The ‘equality’ conundrum of gay ‘marriage’: Where judgment begins
You know about the brouhaha, right? Seven million Californians voted to uphold the ages-old view that marriage is between one man and one woman and enshrined it into their state’s constitution. With one judicial stroke, a federal judge nullified their will. It’s becoming a common theme.
It’s all about “marriage equality,” we are told by the progressives. Is it? Is there even such a thing as marriage equality? Same-sex marriages will threaten traditional marriages, shout conservatives. Should we be more alarmed by what no more than 5 percent of the population is doing than we are by the 50 percent whose families are already ravaged by no-fault divorce?
For millennia marriage has been the basic building block of civilization. It is the microcosm of society, in fact. Families are little societies that exist for the mutual benefit of all members. Many families intersect to build enclaves and towns and spread out from there. It is, therefore, not far-fetched to say that as the family goes, so goes all of civilization.
Although the Judeo-Christian ethic teaches us that “the same Lord is Lord of all” (Romans. 10:12), and America’s Declaration of Independence declares that “all men are created equal,” there is something deeper to ponder.
Consider Isaiah 29:16: “You turn things around! Shall the potter be considered as equal with the clay, that what is made would say to its maker, ‘He did not make me?’ or what is formed say to him who formed it, ‘He has no understanding?’”
Those who disregard the significance in why God “made them male and female” and warned us not to “put asunder” what he had joined together are, indeed, telling the potter what to make of them. That casts culpability on both sides in this debate.
Of course, it is foolish to claim that because we’ve already made a shambles of God’s perfect design for marriage, we may as well open it to whatever definition imperfect man can come up with. After all, can dirt be made dirtier?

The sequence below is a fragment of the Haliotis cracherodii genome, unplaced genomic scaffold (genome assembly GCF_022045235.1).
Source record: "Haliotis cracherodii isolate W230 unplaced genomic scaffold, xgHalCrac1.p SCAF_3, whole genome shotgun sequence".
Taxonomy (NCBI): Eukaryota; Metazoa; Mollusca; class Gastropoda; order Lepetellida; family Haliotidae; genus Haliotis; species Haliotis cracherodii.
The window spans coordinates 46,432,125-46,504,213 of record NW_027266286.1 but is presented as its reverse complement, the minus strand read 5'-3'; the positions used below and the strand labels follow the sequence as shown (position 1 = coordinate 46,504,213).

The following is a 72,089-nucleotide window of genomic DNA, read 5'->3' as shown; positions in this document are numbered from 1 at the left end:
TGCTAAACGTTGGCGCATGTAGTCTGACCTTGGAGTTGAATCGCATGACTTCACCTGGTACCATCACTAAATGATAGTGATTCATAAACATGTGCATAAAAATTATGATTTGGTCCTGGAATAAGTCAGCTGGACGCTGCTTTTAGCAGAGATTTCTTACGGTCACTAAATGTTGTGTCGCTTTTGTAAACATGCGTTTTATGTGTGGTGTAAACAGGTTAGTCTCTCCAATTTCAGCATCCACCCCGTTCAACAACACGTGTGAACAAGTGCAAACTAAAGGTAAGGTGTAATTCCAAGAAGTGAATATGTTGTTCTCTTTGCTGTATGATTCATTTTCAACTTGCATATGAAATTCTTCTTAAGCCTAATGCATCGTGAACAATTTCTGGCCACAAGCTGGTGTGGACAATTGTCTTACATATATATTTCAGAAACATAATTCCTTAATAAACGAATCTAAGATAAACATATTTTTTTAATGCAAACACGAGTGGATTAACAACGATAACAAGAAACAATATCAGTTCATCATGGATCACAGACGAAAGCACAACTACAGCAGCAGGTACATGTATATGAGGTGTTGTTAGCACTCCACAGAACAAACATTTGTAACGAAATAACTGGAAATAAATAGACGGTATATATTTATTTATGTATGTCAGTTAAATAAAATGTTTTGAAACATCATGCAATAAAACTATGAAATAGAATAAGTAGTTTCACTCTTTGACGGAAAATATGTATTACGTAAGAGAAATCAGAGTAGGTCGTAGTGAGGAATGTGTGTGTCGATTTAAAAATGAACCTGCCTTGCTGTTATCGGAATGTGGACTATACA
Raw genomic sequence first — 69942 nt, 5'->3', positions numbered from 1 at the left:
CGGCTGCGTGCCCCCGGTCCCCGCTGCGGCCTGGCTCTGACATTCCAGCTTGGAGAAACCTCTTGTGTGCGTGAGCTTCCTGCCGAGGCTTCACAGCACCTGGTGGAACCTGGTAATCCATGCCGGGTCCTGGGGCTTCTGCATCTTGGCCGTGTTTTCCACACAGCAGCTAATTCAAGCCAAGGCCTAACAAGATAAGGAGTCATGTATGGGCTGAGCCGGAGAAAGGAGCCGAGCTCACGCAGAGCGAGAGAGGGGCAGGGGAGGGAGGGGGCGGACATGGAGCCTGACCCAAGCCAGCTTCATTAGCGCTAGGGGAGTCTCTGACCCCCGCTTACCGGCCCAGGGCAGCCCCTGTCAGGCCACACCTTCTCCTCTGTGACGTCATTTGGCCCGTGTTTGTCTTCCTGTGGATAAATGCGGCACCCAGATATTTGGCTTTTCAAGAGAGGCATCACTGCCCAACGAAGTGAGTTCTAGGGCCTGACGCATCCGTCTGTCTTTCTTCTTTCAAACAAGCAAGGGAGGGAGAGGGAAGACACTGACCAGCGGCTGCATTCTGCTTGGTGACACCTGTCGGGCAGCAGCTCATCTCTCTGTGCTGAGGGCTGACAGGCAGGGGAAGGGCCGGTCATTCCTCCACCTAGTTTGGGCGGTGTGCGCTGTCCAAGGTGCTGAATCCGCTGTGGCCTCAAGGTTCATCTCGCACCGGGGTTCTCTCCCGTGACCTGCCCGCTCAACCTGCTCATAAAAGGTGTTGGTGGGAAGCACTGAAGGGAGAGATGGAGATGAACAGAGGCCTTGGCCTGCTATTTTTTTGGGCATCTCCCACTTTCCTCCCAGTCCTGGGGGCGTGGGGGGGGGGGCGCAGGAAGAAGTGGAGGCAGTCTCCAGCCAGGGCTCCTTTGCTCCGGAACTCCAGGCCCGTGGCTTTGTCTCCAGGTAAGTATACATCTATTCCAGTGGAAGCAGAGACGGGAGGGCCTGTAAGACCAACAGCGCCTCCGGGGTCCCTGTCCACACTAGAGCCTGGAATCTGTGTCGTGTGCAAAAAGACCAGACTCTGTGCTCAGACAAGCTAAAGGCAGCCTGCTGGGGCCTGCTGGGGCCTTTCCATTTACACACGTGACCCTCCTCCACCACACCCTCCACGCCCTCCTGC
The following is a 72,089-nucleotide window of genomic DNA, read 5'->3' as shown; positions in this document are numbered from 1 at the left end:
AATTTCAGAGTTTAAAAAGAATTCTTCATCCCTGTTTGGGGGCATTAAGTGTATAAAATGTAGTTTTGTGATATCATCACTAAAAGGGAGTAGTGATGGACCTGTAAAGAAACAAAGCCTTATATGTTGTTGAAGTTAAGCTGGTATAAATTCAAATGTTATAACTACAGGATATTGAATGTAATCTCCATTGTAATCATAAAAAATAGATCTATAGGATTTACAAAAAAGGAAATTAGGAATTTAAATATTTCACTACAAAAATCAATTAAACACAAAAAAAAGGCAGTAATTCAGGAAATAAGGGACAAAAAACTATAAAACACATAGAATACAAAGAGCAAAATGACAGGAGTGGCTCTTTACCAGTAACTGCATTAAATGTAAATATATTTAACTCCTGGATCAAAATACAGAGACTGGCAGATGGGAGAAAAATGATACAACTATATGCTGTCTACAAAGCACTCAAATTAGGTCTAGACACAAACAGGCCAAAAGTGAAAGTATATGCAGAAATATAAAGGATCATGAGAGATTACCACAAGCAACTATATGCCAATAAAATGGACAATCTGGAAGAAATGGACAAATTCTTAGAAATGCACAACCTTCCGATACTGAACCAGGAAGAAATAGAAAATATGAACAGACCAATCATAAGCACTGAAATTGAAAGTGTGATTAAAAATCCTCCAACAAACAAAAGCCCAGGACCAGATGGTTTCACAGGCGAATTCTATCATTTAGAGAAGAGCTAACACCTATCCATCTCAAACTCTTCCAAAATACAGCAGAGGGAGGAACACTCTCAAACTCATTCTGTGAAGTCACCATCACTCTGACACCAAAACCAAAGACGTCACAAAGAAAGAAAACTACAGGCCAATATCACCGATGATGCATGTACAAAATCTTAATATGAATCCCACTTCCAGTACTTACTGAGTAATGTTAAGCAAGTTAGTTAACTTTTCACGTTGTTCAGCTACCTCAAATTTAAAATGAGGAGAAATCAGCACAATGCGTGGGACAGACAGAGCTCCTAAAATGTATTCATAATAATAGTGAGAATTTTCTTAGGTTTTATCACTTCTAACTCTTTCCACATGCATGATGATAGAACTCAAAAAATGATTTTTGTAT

Historical/religious defenses of marriage are being quickly ushered out the back door of every house on Main Street America. Those who look to history or Scripture are considered antiquated backwaters, out of step with the times. Pity.
There once was a time when common sense was more attuned to the divine, when C.S. Lewis’ analogy of “one-flesh” marriage as a lock-and-key mechanism was perfectly understood. Now we have “studies” (God help us) purportedly affirming that moms and dads are interchangeable, that the great mystery of marriage is not. Is this what academic freedom has wrought?
As Lewis’ old Screwtape said to his demon-in-training nephew, “Great scholars are now as little nourished by the past as the most ignorant mechanic who holds that ‘history is bunk.’”
Where is the Church in this conundrum? More properly, where ought it be? Many culture warriors want to use God’s truth as a great battering ram to knock down the idols they see accumulating over the landscape. Better that than to allow the long-standing pillars of civilization to be knocked down, they reason. But isn’t it true that judgment will “begin with the household of God” (1 Peter 4:17)?
If those of us who go by our Maker’s name would properly tend to our own houses, how could the result be anything but good? You see, this, too, is a purpose of family — to set examples for others to see and emulate. It’s a ripple that goes out far and wide, for ill or for good.
Naturally, given that all things are not equal, many families will still lie in ruins, stinking up the land. Human nature is strong and difficult to buck. Difficult but not impossible.
Time will give us the consequences of the ill-conceived experiment of same-sex marriage, just as it has with all the other fool’s gold on Earth. Meantime, those of us who know better have some chores to attend to at home.
[Award-winning columnist Debbie Thurman writes from Monroe, Va., for the Amy Internet Syndicate. Her email address is email@example.com.]